Hunger and awareness on the rise

in News/SCSU News by

On Wednesday, St. Cloud State hosted its fourth Oxfam Hunger Banquet at the Garvey Commons.
The event, which is hosted by a number of different departments and organizations, including the Department Of Campus Involvement and Civic Engagement, Multicultural Student Services and the Department Of Residential Life, sheds light on the subject of hunger and food insecurity locally, nationally and worldwide.
The event was also sponsored by other charitable organizations that were present at the Oxfam Hunger Banquet such as Kids Fighting Hunger, Catholic Charities, Central Minnesota Sustainability Project and United Way Of Central Minnesota.
The Oxfam Hunger Banquet focuses on putting attendees in the shoes of every economic demographic present in society today and how their income affects how they eat on a daily basis.
The majority of attendees were put in the lower class to signify the majority of the population, however at the other end of the spectrum, the upper class. The majority was served rice and water while the upper class was served a wholesome meal with a choice of beverage and service as well.
“I like this event because it gives people a chance to see the disparities between economic levels,” said Christian Ward, a junior at St. Cloud State University and a community leader in St. Cloud. Ward was a primary speaker for the banquet.
Prevalence of hunger in central Minnesota can be found in recent staggering statistics. Between all counties that represent St. Cloud and central Minnesota, the average percentage of people who experience hunger or food insecurity was at about 9.6 percent in 2012, with Benton County at the top of the charts with a percentage of 11.4 percent. The numbers have estimated to have grown since then.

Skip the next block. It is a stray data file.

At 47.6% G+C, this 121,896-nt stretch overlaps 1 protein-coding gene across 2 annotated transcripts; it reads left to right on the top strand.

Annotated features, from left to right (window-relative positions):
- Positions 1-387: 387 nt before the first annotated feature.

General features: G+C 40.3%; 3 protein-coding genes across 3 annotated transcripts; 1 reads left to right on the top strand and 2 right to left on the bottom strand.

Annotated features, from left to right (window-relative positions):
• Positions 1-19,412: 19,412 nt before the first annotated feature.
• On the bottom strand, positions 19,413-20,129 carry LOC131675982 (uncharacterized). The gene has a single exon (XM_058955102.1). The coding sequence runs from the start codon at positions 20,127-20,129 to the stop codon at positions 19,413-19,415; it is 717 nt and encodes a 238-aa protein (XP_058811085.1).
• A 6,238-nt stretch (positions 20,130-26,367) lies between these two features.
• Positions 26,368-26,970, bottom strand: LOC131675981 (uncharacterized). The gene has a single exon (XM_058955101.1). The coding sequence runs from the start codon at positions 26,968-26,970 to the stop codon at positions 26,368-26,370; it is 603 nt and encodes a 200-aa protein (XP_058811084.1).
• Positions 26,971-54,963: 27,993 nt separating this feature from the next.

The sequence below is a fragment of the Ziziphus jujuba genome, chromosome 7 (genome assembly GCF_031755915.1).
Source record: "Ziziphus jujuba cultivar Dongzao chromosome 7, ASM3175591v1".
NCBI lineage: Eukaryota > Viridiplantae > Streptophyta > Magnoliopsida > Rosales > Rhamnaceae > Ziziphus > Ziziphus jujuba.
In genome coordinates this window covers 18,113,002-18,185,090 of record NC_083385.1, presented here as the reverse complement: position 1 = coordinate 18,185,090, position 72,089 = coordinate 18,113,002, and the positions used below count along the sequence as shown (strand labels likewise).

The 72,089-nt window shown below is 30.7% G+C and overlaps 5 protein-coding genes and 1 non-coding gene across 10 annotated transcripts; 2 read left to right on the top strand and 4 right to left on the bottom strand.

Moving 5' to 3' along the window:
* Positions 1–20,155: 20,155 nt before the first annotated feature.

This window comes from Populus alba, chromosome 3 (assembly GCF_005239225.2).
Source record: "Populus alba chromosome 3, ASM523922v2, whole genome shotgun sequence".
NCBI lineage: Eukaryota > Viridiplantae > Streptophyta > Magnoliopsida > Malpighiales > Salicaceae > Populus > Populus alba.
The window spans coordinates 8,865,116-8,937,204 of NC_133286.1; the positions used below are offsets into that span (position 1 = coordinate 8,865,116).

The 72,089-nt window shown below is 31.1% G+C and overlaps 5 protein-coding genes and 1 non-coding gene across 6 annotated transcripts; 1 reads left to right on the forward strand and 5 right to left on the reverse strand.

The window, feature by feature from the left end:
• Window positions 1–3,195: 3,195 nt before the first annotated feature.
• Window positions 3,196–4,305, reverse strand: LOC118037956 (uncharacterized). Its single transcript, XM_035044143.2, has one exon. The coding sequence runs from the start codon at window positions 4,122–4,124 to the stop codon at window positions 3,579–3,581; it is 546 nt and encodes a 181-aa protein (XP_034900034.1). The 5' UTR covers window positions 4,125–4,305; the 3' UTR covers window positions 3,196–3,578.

“Food insecurity is huge in Minnesota like it is in many, many states,” said Beth Knutson-Kolodzne, the associate director in the department of campus involvement. “Not so long ago, in the past two years Minnesota ranked ninth in terms of unemployment and so when you have that you have lots of other issues that follow in terms of socioeconomics, places that people live, what they are able to eat, their access to food,” said Knutson-Kolodzne.
Another statistic, the use of food shelves in the last few years has gone up 166 percent locally.
“It’s a huge issue,” said Knutson-Kolodzne. “As the economy dipped over the last five or six years it became even more so and so that’s why we got involved over the last three years and this is our fourth time doing it.”
“I think this event can effect you on a lot of levels just because it kinda, it really gives you a snapshot of the inequality of how food is distributed around our world,” said Klare Armstrong, an assistant hall director at St. Cloud State University. “It’s a struggle to get food for your family and a meal on the table everyday for a lot of families in the United States, in Minnesota and in the world.”
Since the first time the event was hosted at St. Cloud State University, Knutson-Kolodzne has seen a constant increase in participation among students. More students want to make a difference Knutson-Kolodzne says and they are there to give students just that, the tools they need to be impactful on an issue much more prevalent that many people in our community and the entire world may think.